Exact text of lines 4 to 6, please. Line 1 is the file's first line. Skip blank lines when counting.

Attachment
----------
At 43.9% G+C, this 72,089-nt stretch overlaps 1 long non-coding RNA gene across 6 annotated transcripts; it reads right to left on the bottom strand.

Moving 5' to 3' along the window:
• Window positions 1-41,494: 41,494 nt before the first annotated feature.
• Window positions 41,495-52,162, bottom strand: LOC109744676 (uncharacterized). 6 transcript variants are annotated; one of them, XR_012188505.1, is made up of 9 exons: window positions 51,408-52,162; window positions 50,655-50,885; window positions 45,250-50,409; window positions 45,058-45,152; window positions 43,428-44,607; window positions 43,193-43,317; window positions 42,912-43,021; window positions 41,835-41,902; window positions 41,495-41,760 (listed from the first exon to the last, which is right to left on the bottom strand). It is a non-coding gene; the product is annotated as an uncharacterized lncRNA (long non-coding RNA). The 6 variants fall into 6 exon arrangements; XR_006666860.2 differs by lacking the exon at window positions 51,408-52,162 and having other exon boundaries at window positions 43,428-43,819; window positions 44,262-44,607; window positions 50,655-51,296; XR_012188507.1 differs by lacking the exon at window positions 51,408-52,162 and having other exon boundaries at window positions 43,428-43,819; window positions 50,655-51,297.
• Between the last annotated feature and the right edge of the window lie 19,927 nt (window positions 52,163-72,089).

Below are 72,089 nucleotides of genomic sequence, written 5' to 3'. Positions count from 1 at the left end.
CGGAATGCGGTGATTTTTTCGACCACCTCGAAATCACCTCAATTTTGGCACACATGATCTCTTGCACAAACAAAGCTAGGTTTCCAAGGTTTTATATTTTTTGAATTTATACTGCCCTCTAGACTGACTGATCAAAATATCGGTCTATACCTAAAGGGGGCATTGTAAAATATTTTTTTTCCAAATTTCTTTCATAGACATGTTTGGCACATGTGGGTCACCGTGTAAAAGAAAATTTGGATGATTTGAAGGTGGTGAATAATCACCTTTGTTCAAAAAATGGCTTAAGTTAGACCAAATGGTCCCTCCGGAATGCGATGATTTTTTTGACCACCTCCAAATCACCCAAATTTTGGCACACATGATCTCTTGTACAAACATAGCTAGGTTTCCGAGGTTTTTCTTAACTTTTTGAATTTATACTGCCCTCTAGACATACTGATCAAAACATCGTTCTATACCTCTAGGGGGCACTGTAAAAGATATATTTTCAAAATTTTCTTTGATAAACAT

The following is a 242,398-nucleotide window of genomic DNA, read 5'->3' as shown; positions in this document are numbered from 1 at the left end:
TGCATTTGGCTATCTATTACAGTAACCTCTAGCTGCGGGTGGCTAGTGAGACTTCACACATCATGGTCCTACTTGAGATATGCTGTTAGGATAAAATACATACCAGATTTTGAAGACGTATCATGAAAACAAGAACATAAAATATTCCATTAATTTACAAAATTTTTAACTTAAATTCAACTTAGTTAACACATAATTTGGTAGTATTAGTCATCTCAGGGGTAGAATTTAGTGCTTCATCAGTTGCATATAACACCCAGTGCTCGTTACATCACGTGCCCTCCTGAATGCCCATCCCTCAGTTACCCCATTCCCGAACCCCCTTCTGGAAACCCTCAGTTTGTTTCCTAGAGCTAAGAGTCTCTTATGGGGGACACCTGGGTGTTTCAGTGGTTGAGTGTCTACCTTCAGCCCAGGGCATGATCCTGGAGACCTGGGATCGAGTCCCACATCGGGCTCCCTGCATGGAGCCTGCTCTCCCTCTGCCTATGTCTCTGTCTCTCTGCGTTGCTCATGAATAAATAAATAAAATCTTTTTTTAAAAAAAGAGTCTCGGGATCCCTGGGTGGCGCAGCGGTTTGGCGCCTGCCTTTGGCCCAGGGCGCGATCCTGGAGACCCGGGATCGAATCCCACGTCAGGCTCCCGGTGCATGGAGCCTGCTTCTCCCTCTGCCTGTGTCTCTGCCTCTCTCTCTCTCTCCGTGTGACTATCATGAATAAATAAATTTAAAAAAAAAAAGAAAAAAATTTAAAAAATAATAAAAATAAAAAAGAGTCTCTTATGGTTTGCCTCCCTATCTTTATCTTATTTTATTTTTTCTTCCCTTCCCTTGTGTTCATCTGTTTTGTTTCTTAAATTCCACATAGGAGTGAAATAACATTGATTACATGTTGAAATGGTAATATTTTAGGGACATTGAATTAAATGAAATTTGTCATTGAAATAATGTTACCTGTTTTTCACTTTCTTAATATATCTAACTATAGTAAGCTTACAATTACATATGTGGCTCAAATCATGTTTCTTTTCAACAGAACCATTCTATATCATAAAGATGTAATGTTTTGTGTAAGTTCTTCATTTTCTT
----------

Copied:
• Window positions 41,495-52,162, bottom strand: LOC109744676 (uncharacterized). 6 transcript variants are annotated; one of them, XR_012188505.1, is made up of 9 exons: window positions 51,408-52,162; window positions 50,655-50,885; window positions 45,250-50,409; window positions 45,058-45,152; window positions 43,428-44,607; window positions 43,193-43,317; window positions 42,912-43,021; window positions 41,835-41,902; window positions 41,495-41,760 (listed from the first exon to the last, which is right to left on the bottom strand). It is a non-coding gene; the product is annotated as an uncharacterized lncRNA (long non-coding RNA). The 6 variants fall into 6 exon arrangements; XR_006666860.2 differs by lacking the exon at window positions 51,408-52,162 and having other exon boundaries at window positions 43,428-43,819; window positions 44,262-44,607; window positions 50,655-51,296; XR_012188507.1 differs by lacking the exon at window positions 51,408-52,162 and having other exon boundaries at window positions 43,428-43,819; window positions 50,655-51,297.
• Between the last annotated feature and the right edge of the window lie 19,927 nt (window positions 52,163-72,089).

Below are 72,089 nucleotides of genomic sequence, written 5' to 3'. Positions count from 1 at the left end.